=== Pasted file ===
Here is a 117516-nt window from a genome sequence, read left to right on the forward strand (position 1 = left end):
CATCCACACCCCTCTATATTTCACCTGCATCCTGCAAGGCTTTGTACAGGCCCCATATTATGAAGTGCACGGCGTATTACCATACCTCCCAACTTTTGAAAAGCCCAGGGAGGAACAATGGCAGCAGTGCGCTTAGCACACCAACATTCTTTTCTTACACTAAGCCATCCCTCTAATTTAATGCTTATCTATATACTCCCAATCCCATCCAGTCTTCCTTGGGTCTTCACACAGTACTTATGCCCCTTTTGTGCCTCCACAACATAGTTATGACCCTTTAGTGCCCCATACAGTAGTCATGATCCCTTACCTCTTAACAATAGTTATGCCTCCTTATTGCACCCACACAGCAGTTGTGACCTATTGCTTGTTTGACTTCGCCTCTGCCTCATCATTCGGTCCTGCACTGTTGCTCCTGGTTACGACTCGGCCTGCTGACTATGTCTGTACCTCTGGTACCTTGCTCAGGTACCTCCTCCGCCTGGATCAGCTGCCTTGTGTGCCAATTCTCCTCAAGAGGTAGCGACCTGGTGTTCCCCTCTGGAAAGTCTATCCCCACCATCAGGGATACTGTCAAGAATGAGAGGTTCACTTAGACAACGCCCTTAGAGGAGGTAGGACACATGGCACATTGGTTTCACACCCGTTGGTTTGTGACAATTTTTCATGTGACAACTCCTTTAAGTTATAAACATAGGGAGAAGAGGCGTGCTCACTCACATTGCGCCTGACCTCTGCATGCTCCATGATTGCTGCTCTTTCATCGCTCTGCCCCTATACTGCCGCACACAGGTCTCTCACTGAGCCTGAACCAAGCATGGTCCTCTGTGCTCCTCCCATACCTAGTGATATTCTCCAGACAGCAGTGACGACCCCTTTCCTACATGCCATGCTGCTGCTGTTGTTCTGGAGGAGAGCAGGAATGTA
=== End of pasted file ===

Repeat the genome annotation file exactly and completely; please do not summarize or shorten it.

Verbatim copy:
Here is a 117516-nt window from a genome sequence, read left to right on the forward strand (position 1 = left end):
CATCCACACCCCTCTATATTTCACCTGCATCCTGCAAGGCTTTGTACAGGCCCCATATTATGAAGTGCACGGCGTATTACCATACCTCCCAACTTTTGAAAAGCCCAGGGAGGAACAATGGCAGCAGTGCGCTTAGCACACCAACATTCTTTTCTTACACTAAGCCATCCCTCTAATTTAATGCTTATCTATATACTCCCAATCCCATCCAGTCTTCCTTGGGTCTTCACACAGTACTTATGCCCCTTTTGTGCCTCCACAACATAGTTATGACCCTTTAGTGCCCCATACAGTAGTCATGATCCCTTACCTCTTAACAATAGTTATGCCTCCTTATTGCACCCACACAGCAGTTGTGACCTATTGCTTGTTTGACTTCGCCTCTGCCTCATCATTCGGTCCTGCACTGTTGCTCCTGGTTACGACTCGGCCTGCTGACTATGTCTGTACCTCTGGTACCTTGCTCAGGTACCTCCTCCGCCTGGATCAGCTGCCTTGTGTGCCAATTCTCCTCAAGAGGTAGCGACCTGGTGTTCCCCTCTGGAAAGTCTATCCCCACCATCAGGGATACTGTCAAGAATGAGAGGTTCACTTAGACAACGCCCTTAGAGGAGGTAGGACACATGGCACATTGGTTTCACACCCGTTGGTTTGTGACAATTTTTCATGTGACAACTCCTTTAAGTTATAAACATAGGGAGAAGAGGCGTGCTCACTCACATTGCGCCTGACCTCTGCATGCTCCATGATTGCTGCTCTTTCATCGCTCTGCCCCTATACTGCCGCACACAGGTCTCTCACTGAGCCTGAACCAAGCATGGTCCTCTGTGCTCCTCCCATACCTAGTGATATTCTCCAGACAGCAGTGACGACCCCTTTCCTACATGCCATGCTGCTGCTGTTGTTCTGGAGGAGAGCAGGAATGTA